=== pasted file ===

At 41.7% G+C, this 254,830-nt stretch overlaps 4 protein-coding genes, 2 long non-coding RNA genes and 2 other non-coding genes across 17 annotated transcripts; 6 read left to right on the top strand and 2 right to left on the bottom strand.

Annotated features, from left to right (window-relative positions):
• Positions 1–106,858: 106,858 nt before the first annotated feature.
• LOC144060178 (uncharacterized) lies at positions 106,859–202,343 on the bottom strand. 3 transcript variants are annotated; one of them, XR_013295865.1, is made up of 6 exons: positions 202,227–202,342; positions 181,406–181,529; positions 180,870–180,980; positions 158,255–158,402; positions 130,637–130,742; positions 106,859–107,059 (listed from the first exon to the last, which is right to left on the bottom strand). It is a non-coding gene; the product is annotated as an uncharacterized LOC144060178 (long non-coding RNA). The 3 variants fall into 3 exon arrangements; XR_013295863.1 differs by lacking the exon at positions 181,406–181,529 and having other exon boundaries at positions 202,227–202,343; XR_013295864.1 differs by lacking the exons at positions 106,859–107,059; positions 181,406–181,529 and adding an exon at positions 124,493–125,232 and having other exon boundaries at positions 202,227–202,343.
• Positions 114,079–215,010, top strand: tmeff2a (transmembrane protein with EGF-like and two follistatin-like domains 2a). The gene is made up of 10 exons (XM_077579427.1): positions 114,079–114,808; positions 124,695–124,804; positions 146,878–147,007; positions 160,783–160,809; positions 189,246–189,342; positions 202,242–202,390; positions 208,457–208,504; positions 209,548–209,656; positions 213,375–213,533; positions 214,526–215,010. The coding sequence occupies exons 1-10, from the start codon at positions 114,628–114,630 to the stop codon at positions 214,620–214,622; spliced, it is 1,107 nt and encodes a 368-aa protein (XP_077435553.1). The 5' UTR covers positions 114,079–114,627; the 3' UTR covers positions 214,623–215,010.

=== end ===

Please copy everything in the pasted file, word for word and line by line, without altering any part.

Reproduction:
At 41.7% G+C, this 254,830-nt stretch overlaps 4 protein-coding genes, 2 long non-coding RNA genes and 2 other non-coding genes across 17 annotated transcripts; 6 read left to right on the top strand and 2 right to left on the bottom strand.

Annotated features, from left to right (window-relative positions):
• Positions 1–106,858: 106,858 nt before the first annotated feature.
• LOC144060178 (uncharacterized) lies at positions 106,859–202,343 on the bottom strand. 3 transcript variants are annotated; one of them, XR_013295865.1, is made up of 6 exons: positions 202,227–202,342; positions 181,406–181,529; positions 180,870–180,980; positions 158,255–158,402; positions 130,637–130,742; positions 106,859–107,059 (listed from the first exon to the last, which is right to left on the bottom strand). It is a non-coding gene; the product is annotated as an uncharacterized LOC144060178 (long non-coding RNA). The 3 variants fall into 3 exon arrangements; XR_013295863.1 differs by lacking the exon at positions 181,406–181,529 and having other exon boundaries at positions 202,227–202,343; XR_013295864.1 differs by lacking the exons at positions 106,859–107,059; positions 181,406–181,529 and adding an exon at positions 124,493–125,232 and having other exon boundaries at positions 202,227–202,343.
• Positions 114,079–215,010, top strand: tmeff2a (transmembrane protein with EGF-like and two follistatin-like domains 2a). The gene is made up of 10 exons (XM_077579427.1): positions 114,079–114,808; positions 124,695–124,804; positions 146,878–147,007; positions 160,783–160,809; positions 189,246–189,342; positions 202,242–202,390; positions 208,457–208,504; positions 209,548–209,656; positions 213,375–213,533; positions 214,526–215,010. The coding sequence occupies exons 1-10, from the start codon at positions 114,628–114,630 to the stop codon at positions 214,620–214,622; spliced, it is 1,107 nt and encodes a 368-aa protein (XP_077435553.1). The 5' UTR covers positions 114,079–114,627; the 3' UTR covers positions 214,623–215,010.